In 1910 George was the main figure in arguable the most important procedural reform in the history of the House of Representatives. He supported a revolution against the power of the Speaker of the House, and after a heated, thirty-six hour debate, Norris’s proposal was adopted, creating a Rules Committee on which the Speaker was not allowed to sit. This greatly curbed the power of the Speaker. Because of this role in the House revolution, George was catapulted to the scene as a prominent progressive figure. He was easily elected to a fifth term in the House in 1910 and decided to turn his attention instead to the Senate. (Lowitt 558)

George became a Senator of Nebraska in 1913, and throughout his thirty years in the Senate, he increasingly gained in stature. During the Woodrow Wilson administration, he was one of only three non-Democratic Senators to vote in support of the nomination of Louis Brandeis to the Supreme Court. In the area of foreign affairs, George strongly disagreed with Wilson’s policies and was one of only six Senators to vote against United States entrance into World War I in April 1917. However, George supported the Wilson administration during the war and even volunteered to serve in the military at the age of fifty-seven. Rejected because of his age, in 1918 he ran and was elected to a second term in the Senate. (Lowitt 559)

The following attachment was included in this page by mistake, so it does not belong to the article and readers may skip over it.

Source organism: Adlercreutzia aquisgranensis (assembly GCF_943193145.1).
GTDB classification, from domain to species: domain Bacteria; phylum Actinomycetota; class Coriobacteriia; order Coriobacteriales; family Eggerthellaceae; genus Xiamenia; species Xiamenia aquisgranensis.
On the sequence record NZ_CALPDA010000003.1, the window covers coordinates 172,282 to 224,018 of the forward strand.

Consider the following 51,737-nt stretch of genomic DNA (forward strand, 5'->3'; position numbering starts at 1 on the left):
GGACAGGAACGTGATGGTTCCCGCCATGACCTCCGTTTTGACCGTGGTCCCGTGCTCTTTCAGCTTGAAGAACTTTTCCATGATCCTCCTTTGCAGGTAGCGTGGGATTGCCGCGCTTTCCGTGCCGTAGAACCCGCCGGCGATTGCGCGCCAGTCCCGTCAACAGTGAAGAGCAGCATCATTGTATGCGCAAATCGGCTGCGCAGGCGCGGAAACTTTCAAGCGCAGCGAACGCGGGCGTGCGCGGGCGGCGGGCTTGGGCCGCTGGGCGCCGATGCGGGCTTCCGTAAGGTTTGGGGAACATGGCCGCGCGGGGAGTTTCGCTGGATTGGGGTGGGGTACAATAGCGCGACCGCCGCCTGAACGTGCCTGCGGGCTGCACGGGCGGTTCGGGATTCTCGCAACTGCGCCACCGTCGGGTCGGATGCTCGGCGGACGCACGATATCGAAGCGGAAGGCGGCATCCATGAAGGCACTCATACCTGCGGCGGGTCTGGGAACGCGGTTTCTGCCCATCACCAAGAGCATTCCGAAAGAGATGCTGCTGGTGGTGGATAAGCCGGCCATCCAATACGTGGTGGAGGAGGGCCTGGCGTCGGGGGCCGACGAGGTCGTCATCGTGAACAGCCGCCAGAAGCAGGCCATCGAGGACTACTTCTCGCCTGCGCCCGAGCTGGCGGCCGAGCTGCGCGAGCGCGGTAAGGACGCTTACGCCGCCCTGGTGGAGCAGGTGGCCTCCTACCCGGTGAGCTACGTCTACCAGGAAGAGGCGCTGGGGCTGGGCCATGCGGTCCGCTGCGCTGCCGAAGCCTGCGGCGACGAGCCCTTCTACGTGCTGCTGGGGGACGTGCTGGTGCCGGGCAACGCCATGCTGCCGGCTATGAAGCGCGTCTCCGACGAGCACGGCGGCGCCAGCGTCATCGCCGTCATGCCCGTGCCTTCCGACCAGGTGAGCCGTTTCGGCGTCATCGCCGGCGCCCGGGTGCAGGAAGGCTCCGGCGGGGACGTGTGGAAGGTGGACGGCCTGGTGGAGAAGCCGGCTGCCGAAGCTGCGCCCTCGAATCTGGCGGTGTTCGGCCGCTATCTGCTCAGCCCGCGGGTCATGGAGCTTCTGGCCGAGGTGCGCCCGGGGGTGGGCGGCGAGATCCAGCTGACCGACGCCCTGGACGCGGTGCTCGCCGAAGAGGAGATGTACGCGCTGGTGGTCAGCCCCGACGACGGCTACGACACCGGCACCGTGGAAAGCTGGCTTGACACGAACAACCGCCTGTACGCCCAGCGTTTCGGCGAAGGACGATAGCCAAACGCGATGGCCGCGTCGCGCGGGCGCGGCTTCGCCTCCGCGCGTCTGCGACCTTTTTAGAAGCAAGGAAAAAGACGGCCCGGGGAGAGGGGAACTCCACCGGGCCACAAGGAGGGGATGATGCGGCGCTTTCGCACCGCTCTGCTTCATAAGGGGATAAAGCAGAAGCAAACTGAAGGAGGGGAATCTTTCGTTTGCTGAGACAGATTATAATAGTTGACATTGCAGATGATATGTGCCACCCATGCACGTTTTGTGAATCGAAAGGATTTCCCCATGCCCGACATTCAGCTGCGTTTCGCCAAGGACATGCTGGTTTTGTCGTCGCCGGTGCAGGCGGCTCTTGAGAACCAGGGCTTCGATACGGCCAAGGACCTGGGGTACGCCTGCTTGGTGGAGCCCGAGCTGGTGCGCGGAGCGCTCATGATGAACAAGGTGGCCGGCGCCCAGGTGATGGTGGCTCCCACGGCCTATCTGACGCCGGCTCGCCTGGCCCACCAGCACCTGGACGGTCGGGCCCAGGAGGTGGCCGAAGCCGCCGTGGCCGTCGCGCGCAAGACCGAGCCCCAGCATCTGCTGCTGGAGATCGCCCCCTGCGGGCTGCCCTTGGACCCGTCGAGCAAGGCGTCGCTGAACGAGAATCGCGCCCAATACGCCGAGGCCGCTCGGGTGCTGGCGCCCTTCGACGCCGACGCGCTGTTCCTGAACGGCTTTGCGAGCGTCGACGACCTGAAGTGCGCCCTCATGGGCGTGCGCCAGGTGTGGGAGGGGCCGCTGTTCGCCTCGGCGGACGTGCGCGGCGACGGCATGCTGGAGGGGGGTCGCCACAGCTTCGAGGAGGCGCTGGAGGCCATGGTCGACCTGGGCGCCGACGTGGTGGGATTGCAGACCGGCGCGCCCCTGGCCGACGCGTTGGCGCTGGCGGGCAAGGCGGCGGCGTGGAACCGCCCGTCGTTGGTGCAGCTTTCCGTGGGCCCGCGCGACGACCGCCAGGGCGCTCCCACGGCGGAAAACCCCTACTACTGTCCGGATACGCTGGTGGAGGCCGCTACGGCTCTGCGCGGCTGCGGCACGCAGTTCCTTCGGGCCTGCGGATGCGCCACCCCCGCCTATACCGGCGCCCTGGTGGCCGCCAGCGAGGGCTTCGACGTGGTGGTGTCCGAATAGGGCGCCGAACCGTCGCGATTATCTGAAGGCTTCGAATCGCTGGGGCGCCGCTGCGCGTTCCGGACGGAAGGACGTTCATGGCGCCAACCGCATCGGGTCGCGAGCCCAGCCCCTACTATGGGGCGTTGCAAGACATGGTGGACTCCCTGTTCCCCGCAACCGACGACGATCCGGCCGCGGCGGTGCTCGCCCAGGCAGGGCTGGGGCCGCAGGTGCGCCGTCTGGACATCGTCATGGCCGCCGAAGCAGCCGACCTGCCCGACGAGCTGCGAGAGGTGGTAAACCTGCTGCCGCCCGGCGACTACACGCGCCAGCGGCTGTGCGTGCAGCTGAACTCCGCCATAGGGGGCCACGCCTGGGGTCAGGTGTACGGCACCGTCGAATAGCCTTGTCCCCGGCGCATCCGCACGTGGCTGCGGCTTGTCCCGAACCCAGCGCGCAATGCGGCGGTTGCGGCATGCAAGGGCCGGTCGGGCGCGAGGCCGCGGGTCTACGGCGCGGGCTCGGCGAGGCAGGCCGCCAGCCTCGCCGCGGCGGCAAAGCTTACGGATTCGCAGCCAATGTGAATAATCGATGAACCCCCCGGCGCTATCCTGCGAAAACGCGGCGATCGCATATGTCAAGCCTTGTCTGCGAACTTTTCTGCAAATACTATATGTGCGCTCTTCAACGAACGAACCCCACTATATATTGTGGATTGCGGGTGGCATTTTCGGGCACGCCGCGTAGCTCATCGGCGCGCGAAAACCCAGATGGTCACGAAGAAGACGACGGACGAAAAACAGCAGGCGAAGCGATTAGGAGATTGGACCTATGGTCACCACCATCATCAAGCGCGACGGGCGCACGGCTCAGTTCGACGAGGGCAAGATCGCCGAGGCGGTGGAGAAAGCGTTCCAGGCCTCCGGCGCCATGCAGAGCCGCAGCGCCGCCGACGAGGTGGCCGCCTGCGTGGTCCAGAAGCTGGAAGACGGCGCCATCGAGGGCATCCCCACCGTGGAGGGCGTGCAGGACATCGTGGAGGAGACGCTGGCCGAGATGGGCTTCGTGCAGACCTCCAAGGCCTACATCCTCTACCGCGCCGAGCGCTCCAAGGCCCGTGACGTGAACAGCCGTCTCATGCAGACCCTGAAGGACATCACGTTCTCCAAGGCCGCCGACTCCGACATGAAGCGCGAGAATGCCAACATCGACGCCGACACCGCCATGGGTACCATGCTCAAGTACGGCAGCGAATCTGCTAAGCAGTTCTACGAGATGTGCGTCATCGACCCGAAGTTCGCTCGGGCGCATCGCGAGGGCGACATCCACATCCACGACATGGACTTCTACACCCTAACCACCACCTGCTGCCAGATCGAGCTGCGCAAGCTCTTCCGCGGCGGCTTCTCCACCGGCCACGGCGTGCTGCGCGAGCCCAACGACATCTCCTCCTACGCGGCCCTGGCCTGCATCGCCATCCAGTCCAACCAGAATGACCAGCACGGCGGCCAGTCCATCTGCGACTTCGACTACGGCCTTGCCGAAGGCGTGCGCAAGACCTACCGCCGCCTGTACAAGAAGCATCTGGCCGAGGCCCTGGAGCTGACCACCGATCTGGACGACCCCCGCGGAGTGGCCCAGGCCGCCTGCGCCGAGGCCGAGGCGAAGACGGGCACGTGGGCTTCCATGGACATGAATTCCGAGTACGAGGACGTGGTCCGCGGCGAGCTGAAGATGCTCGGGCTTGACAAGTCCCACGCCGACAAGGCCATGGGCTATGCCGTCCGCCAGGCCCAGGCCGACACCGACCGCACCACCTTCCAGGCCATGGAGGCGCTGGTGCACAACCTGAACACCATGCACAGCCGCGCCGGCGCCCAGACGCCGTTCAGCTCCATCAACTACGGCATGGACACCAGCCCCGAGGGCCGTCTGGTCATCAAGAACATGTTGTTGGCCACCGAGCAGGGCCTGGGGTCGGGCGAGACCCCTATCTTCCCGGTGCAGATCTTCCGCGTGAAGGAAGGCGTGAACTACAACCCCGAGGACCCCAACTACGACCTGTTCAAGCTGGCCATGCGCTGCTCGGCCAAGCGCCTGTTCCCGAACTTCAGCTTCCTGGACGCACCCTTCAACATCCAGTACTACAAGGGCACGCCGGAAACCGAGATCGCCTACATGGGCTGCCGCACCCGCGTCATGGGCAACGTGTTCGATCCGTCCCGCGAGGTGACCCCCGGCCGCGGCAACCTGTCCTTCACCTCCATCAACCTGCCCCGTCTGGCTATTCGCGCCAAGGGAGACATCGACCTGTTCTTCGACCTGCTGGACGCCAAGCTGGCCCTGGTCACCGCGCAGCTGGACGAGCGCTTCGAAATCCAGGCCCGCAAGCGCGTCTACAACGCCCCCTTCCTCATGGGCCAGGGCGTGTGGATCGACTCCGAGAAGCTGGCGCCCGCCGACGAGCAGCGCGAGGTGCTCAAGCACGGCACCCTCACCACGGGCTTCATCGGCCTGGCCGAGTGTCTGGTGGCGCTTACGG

He was an active voice against ratification of the Treaty of Versailles, and so became a member of the Senate “Irreconcilables.” His views seemed to inevitably be out of sync with those dominant of his party. Because of this, “he was one of those labeled ‘sons of the wild jackass’” by a fellow Senator (Lowitt 559). When Robert LaFollette died in 1925, George became the leader of the Congressional liberals. He was the